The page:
by J G Farrell

This book gave me some ‘troubles’ to read.  I don’t know why exactly.  The writing style is quite dense but well-structured and beautifully phrased.  The physical format of the book (1970’s Penguin paperback, small print, yellowing pages, some of them falling out) made it a bit of struggle to read, but I don’t think this would have deterred me if I had become really engrossed.  (It does make me pause for thought, though, about the relative quality of paperbacks 40 years ago compared to now.  Modern books seem to be more robust, and also, in many cases, much more appealing on the outside.)

So, what was wrong?  Sometimes it is not the book itself, but the state of mind of the reader.  I have a pile of books – some bought, some borrowed – waiting for my attention, and I added to the pile with both new and secondhand volumes on my visit to Cornwall two weeks ago.  So maybe part of me was thinking “I’d rather be reading something else”.  The fragility of the physical book deterred me from packing it in a rucksack or reading it in the bath, so I interspersed my reading of it with other things.  In the end, though, I am forced to conclude that it was the book itself that was off-putting.

There is not much of a plot.  The central character, known throughout as “the Major” although we do learn his real name, travels to Ireland after the First World War to claim his fiancée Angela, whom he met whilst on leave and hardly knows except from her letters.  Much of the narrative is concerned with Angela’s family home, the Majestic Hotel near the town of Kilnalough, both of which have seen better days.  The decline of the Majestic appears to be metaphor for the decline of the established Anglo-Irish order, threatened by ‘he Troubles’ – the name given at the time to the conflict between the republican IRA and the British imperial forces, specifically the Black and Tans.  The ‘Troubles’ of the book’s title can be applied equally to the political situation, the decline facing the hotel and the family who run it, and the emotional life of the Major himself.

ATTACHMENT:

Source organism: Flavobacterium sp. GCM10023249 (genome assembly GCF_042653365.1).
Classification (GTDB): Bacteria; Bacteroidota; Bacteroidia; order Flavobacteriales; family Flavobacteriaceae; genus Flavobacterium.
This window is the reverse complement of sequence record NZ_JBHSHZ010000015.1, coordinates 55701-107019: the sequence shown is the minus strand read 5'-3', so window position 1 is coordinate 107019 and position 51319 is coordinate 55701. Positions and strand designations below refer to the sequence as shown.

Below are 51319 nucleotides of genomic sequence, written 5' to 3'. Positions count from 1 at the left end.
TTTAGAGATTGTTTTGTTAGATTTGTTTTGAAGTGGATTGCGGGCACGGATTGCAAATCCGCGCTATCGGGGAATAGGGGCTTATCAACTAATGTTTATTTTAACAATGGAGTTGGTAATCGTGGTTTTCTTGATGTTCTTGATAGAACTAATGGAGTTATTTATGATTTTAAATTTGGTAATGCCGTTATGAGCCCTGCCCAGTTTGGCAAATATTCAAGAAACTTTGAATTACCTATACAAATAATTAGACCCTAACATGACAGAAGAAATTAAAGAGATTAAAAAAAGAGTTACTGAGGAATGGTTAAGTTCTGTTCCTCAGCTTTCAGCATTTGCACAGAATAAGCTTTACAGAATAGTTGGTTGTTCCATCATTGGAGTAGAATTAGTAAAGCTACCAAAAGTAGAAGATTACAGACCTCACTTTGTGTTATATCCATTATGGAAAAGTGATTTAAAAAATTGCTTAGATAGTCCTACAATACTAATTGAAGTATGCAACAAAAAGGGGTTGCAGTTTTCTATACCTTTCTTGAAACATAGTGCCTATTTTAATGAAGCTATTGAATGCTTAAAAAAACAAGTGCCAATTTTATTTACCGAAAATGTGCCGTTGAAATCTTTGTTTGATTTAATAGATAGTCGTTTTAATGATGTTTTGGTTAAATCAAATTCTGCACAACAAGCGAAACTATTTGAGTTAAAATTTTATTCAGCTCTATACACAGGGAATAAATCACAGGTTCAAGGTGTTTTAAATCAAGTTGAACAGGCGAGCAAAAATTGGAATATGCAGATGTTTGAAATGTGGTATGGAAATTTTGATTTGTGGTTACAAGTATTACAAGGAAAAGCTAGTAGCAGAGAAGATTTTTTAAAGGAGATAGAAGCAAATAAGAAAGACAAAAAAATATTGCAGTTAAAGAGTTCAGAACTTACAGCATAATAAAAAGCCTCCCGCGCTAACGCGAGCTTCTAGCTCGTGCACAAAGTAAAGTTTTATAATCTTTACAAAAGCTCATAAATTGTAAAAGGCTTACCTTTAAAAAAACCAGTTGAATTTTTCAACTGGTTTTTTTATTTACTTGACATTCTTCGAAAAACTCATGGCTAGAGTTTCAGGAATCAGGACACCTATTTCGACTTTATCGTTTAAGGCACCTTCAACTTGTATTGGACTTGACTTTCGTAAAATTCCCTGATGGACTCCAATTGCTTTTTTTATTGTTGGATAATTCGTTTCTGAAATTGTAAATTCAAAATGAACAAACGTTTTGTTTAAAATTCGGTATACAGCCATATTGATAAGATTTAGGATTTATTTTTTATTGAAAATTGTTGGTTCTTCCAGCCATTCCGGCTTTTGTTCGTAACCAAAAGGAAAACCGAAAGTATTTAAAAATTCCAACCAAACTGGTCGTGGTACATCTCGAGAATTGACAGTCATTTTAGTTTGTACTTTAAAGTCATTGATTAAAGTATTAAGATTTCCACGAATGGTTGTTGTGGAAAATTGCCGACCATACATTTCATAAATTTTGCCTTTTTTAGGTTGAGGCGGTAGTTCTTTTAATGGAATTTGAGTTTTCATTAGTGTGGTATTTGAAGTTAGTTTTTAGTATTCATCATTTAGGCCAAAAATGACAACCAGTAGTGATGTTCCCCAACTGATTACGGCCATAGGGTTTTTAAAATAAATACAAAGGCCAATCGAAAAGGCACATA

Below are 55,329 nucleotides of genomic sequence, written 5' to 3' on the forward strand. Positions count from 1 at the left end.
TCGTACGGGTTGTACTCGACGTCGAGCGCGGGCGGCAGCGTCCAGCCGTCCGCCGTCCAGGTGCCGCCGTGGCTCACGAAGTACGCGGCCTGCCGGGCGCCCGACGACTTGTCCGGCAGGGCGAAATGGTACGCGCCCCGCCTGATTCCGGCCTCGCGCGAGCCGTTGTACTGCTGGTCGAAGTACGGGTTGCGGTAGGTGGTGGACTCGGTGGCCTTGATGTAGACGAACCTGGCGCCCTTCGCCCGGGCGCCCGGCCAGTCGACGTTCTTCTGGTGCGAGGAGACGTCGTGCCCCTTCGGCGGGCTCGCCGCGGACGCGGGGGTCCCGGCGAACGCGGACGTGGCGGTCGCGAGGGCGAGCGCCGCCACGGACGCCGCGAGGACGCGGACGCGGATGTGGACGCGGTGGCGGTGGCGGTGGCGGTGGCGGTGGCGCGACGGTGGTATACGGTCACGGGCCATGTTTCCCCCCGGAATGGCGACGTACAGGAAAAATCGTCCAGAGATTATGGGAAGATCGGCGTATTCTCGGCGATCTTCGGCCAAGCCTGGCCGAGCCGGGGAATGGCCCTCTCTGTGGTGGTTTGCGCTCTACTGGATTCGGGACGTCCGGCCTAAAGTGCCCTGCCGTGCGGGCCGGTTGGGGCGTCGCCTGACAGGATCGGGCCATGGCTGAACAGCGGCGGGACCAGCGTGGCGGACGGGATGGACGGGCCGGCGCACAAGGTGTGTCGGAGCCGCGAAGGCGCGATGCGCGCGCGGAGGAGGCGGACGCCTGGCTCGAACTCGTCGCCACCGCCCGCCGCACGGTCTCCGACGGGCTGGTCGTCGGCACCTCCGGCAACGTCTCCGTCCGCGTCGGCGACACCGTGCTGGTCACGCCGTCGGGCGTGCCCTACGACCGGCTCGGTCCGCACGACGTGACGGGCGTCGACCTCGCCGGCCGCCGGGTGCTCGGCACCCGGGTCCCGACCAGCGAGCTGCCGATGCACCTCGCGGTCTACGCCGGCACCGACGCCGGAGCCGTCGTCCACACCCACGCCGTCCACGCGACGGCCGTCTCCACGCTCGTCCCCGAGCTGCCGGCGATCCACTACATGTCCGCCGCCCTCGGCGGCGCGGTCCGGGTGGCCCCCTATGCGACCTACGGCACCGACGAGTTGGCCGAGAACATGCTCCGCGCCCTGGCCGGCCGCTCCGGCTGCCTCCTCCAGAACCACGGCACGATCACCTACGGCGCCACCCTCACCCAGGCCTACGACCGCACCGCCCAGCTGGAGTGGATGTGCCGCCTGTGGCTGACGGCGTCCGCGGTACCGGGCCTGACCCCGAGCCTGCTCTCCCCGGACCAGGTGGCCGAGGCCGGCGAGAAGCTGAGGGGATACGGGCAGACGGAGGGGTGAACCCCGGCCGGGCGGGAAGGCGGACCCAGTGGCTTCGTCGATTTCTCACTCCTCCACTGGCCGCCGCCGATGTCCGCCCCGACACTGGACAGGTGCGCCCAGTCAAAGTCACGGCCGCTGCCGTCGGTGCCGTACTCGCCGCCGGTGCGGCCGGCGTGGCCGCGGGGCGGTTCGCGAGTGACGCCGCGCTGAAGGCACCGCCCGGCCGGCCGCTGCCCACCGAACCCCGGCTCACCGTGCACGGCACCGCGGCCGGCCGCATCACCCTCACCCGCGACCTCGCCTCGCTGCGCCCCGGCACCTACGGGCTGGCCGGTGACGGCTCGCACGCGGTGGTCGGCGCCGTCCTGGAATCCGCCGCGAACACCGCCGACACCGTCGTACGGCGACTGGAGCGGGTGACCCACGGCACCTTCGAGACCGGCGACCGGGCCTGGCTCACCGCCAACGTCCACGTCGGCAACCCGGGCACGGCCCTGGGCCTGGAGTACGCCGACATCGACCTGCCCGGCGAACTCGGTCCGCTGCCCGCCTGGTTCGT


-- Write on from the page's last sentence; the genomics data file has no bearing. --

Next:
There are no likeable characters.  Humour there certainly is.  Edward is Angela’s father, somewhat  pathetic and totally out of control of the business and of his family.  He develops a fondness for the Major, who tries to iron out the most outrageous goings-on.  And yet the Major himself is a passive character, always seeking to retain the good opinion of others no matter how outrageously they behave, putting manners and ‘political correctness’ before honesty and compassion, and missing out on the chance of a happy relationship with Sarah, a Catholic girl for whom he develops an attraction from the start of his visit.

I struggled through to the end.  There are some vivid, haunting scenes (many of them imbued with dark humour – the invasion of cats and Edward and the Major’s attempts to get rid of them with a shotgun, for instance).  There is little superfluity in the writing, though elements of the plot do seem unnecessary, such as Viola O’Neill’s apparent pregnancy diagnosed by Dr Ryan a few pages before the end of the book – is this supposed to show us that the doctor is indeed senile, or that Viola’s innocence is not what it seemed – and if the latter, what possible relevance does this have to the main story, where this character appears no more than a couple of times on the sidelines?  That the wild behaviour of the twins ends up with the two of them in bed with the Major seems to show us a debauched side to his character – and yet he is portrayed as upright throughout, concerned only about how this will look to others.

I wonder whether this book really deserved the ‘lost’ Booker prize for 1970.  To be fair, I haven’t read any of the other shortlisted books, and perhaps I never will.

We are due to read The Siege of Krishnapur for a book group meeting in January.  I have read it before, and found it more appealing than Troubles.  I started The Singapore Grip shortly after the Siege of Krishnapur (four or five years ago) but gave up on that, possibly for largely the same reasons as I am not excited by Troubles.  I think I need a character to whom I can relate, or at least try to understand and perhaps feel a little sympathy for.